After a tornado of activity we looked around and discovered that our start time had come and gone and each table had artists happily exploring new things. I was so entertained visiting different tables and watching what our talented community was doing I almost forgot to take pictures but managed to capture some of the fun. Until the batteries quit. In both cameras. No matter. We laughed and put a giant pile of batteries on the "to do" list for next year. (Speaking of a "to do" list, I would greatly appreciate input from those of you who attended. Do you have suggestions for improvement? Is there something you want to insure that we do again? Did you get help from an Evergreen student who deserves a thank you note?)
We had such fun. Little people were teaching big people who were teaching middle sized people who were celebrating the joy that creating art always brings us. Some of the extra paint escaped the aprons and rags but it looked like any errant color was being worn as a badge of honor. There is no age limit on how much fun it is to explore color, texture, and creativity. It was important to me that our offerings were true to the concepts of TAB as they relate to inspiring creativity through access to great media. Our thank you list includes:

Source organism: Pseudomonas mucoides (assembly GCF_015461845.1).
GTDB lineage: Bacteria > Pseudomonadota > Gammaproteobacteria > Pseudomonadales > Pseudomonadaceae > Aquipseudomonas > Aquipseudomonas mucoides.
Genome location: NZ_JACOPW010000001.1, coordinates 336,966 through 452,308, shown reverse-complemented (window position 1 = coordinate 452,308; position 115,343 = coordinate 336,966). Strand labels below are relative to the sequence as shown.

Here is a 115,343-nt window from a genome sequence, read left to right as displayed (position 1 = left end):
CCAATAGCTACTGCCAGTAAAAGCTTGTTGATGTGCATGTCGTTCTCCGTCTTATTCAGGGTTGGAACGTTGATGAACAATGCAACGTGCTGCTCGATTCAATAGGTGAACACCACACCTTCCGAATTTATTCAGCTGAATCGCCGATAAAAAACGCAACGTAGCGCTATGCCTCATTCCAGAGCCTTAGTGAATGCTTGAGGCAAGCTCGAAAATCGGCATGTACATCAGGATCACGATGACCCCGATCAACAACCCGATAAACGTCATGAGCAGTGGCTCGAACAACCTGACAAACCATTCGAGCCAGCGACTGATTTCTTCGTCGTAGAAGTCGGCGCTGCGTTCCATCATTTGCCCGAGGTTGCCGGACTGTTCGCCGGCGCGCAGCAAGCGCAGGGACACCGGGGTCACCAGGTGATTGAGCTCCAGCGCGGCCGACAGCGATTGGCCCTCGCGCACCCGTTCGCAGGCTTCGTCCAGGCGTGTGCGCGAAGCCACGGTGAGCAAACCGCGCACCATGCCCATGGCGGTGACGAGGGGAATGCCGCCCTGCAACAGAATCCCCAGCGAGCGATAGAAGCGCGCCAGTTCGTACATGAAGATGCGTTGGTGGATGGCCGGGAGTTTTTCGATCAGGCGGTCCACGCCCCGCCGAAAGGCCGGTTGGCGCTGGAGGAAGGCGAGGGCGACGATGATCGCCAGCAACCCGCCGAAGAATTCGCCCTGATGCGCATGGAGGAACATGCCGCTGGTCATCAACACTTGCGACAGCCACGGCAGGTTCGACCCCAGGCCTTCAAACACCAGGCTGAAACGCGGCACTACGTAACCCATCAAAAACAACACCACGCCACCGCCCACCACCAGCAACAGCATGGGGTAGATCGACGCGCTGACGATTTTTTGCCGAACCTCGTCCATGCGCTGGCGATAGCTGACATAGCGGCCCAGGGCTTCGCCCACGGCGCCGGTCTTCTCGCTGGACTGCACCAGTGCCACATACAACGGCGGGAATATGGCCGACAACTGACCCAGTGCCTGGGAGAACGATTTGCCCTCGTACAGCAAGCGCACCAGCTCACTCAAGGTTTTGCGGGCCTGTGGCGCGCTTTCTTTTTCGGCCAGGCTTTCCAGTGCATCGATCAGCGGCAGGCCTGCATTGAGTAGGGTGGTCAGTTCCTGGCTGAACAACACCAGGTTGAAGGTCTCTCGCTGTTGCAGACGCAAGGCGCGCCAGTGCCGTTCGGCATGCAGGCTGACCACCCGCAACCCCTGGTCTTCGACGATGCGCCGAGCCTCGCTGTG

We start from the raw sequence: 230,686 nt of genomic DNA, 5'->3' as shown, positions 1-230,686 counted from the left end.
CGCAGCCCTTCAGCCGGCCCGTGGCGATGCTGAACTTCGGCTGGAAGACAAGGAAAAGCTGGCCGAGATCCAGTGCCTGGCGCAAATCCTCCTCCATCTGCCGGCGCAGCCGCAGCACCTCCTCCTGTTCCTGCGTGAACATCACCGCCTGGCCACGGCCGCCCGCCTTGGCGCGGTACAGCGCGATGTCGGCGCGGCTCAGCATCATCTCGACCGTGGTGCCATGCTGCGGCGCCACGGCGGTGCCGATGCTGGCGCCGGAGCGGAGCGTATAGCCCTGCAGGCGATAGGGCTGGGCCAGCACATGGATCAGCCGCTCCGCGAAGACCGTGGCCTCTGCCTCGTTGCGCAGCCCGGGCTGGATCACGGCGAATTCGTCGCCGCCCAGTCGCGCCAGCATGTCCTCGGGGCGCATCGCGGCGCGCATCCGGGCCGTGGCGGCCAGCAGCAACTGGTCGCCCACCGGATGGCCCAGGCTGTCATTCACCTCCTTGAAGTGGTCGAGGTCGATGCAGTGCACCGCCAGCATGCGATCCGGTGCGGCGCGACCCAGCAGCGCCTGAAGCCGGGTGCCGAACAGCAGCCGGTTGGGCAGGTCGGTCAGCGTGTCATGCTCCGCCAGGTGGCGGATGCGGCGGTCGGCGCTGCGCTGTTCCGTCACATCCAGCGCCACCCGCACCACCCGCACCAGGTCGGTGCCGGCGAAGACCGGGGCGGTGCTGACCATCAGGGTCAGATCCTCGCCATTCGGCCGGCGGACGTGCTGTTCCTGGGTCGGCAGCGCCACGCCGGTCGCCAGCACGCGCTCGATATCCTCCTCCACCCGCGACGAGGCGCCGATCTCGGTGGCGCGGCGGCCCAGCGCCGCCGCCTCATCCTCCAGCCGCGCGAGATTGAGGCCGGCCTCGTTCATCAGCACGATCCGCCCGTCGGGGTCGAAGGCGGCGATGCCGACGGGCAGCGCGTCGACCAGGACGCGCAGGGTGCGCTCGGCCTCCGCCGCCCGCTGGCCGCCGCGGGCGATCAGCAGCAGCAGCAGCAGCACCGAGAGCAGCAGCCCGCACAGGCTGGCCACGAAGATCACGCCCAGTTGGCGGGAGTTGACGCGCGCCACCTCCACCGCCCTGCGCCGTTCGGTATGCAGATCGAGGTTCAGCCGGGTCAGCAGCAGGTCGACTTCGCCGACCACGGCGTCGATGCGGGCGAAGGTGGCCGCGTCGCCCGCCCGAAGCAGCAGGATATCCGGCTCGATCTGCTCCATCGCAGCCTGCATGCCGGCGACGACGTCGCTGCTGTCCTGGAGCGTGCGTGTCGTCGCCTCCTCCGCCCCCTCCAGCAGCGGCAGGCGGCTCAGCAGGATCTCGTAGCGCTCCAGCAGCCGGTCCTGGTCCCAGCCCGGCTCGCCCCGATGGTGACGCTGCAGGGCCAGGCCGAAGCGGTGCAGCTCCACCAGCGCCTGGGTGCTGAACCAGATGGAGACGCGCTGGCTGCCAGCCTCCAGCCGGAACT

Dr. Warner, principal, for helping with crowd serenity and cleanup, as well as his steady support for the arts, Jimmy, Daley, Oscar, Angelica, Hilda, and Ashlee, Lupita and her brother, Victor, Art Club members who helped with a million tasks, (especially Ashlee, who was the main instructor at Danish hearts for the whole night and is a fabulous teacher!), Jennifer, who helped with setup and cart pushing, Ms. Robbins, who worked the paper mola table with such flair, Ms. Doyle, who lent support while managing the Evergreen Synchronized Baby Stroller Brigade, Ms. Berg and Ms. Mott, who helped with sewing and problem solving, Harmony's mom, who peeled crayons and got the melted crayon center going, Casi's mom and dad, who helped with loom lugging as well as the print center, Daley's mom and big brother, who helped with clean up, Ms. Salinas, who helped by STRONGLY suggesting that the art teacher eat